The History Of Knockando
Founded by John Tytler Thomson, named for the village in which it stands – itself taken from the Gaelic meaning ‘little black hill’. Designed by popular architect and engineer, Charles Doig.
Ten months after production began the whisky bubble burst, thanks in part to the artifice of the Pattison brothers, and the distillery closed.
Largely untouched by the whisky crisis, gin producers W. & A. Gilbey buy the distillery.
Charles Gold, the Gilbys' brother-in-law takes charge of the Knockando, launching an immediate program of expansion and improvement.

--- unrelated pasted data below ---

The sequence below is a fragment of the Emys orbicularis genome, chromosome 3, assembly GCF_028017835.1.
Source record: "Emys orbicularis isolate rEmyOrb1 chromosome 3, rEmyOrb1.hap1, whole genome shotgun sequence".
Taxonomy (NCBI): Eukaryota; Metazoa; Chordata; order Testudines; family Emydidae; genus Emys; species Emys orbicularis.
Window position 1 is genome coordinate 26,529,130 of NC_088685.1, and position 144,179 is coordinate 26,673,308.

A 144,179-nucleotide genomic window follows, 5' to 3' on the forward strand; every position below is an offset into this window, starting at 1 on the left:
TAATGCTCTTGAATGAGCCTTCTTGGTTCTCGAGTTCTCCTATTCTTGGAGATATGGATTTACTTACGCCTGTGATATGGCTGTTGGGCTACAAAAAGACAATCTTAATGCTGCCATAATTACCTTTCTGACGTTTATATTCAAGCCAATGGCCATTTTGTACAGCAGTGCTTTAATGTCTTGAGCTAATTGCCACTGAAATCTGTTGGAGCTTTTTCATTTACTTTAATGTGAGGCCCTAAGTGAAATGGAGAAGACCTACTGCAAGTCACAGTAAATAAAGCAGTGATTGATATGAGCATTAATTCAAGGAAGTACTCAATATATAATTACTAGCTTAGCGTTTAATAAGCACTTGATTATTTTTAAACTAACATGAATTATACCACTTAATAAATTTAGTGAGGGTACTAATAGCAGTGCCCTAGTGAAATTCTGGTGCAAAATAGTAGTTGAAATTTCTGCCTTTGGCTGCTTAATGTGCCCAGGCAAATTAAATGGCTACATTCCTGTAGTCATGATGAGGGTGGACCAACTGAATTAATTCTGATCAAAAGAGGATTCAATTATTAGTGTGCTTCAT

Knockando is connected to the Great North of Scotland Railway.
The Government ban all pot-stilling to conserve barley stocks, ceasing production.
World sales return to pre Great War levels.
W. & A. Gilbey merges with United Wine Traders to form a new company – International Distillers and Vintners.
The traditional floor maltings are closed.
Knockando selected as a single malt in its own right, rather than going into a blend.
Justerini & Brooks launches a 12 year old official bottling.